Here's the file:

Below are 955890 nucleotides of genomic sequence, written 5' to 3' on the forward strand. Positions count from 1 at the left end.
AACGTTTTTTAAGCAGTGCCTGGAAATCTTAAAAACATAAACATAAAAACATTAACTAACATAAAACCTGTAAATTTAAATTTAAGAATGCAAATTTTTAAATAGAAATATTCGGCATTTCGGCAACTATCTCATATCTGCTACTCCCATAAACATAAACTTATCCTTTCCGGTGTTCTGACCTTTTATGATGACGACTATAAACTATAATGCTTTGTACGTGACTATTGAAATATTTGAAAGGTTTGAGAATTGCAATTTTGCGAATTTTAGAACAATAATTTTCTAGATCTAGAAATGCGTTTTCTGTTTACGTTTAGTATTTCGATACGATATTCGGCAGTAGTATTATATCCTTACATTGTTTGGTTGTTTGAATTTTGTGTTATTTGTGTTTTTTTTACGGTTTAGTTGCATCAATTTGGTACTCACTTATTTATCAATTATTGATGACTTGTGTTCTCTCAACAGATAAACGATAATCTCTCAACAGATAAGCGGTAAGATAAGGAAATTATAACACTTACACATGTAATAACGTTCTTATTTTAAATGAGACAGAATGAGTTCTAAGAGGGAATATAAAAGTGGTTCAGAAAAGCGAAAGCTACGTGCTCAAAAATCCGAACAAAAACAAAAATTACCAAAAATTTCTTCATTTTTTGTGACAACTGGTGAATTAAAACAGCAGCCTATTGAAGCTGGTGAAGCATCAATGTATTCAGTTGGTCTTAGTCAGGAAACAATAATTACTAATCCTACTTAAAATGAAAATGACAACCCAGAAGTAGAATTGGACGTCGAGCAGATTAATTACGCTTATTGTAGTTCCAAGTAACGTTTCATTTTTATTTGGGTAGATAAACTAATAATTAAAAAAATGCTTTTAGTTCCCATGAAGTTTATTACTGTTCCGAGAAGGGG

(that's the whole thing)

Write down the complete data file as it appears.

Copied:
Below are 955890 nucleotides of genomic sequence, written 5' to 3' on the forward strand. Positions count from 1 at the left end.
AACGTTTTTTAAGCAGTGCCTGGAAATCTTAAAAACATAAACATAAAAACATTAACTAACATAAAACCTGTAAATTTAAATTTAAGAATGCAAATTTTTAAATAGAAATATTCGGCATTTCGGCAACTATCTCATATCTGCTACTCCCATAAACATAAACTTATCCTTTCCGGTGTTCTGACCTTTTATGATGACGACTATAAACTATAATGCTTTGTACGTGACTATTGAAATATTTGAAAGGTTTGAGAATTGCAATTTTGCGAATTTTAGAACAATAATTTTCTAGATCTAGAAATGCGTTTTCTGTTTACGTTTAGTATTTCGATACGATATTCGGCAGTAGTATTATATCCTTACATTGTTTGGTTGTTTGAATTTTGTGTTATTTGTGTTTTTTTTACGGTTTAGTTGCATCAATTTGGTACTCACTTATTTATCAATTATTGATGACTTGTGTTCTCTCAACAGATAAACGATAATCTCTCAACAGATAAGCGGTAAGATAAGGAAATTATAACACTTACACATGTAATAACGTTCTTATTTTAAATGAGACAGAATGAGTTCTAAGAGGGAATATAAAAGTGGTTCAGAAAAGCGAAAGCTACGTGCTCAAAAATCCGAACAAAAACAAAAATTACCAAAAATTTCTTCATTTTTTGTGACAACTGGTGAATTAAAACAGCAGCCTATTGAAGCTGGTGAAGCATCAATGTATTCAGTTGGTCTTAGTCAGGAAACAATAATTACTAATCCTACTTAAAATGAAAATGACAACCCAGAAGTAGAATTGGACGTCGAGCAGATTAATTACGCTTATTGTAGTTCCAAGTAACGTTTCATTTTTATTTGGGTAGATAAACTAATAATTAAAAAAATGCTTTTAGTTCCCATGAAGTTTATTACTGTTCCGAGAAGGGG